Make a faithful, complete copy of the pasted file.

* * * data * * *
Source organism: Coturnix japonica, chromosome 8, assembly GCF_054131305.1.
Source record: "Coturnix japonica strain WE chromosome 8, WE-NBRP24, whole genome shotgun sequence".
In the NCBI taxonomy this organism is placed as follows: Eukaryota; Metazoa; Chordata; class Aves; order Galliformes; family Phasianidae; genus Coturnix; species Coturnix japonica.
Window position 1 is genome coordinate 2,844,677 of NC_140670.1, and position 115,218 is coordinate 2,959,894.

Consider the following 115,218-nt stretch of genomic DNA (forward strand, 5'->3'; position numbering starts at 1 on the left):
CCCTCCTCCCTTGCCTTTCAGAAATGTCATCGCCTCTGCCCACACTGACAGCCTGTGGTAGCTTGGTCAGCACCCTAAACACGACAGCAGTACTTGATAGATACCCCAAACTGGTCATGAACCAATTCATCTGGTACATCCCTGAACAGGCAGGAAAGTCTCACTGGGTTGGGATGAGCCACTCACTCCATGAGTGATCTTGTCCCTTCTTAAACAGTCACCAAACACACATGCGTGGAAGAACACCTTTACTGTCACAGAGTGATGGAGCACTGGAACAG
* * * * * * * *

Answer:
Source organism: Coturnix japonica, chromosome 8, assembly GCF_054131305.1.
Source record: "Coturnix japonica strain WE chromosome 8, WE-NBRP24, whole genome shotgun sequence".
In the NCBI taxonomy this organism is placed as follows: Eukaryota; Metazoa; Chordata; class Aves; order Galliformes; family Phasianidae; genus Coturnix; species Coturnix japonica.
Window position 1 is genome coordinate 2,844,677 of NC_140670.1, and position 115,218 is coordinate 2,959,894.

Consider the following 115,218-nt stretch of genomic DNA (forward strand, 5'->3'; position numbering starts at 1 on the left):
CCCTCCTCCCTTGCCTTTCAGAAATGTCATCGCCTCTGCCCACACTGACAGCCTGTGGTAGCTTGGTCAGCACCCTAAACACGACAGCAGTACTTGATAGATACCCCAAACTGGTCATGAACCAATTCATCTGGTACATCCCTGAACAGGCAGGAAAGTCTCACTGGGTTGGGATGAGCCACTCACTCCATGAGTGATCTTGTCCCTTCTTAAACAGTCACCAAACACACATGCGTGGAAGAACACCTTTACTGTCACAGAGTGATGGAGCACTGGAACAG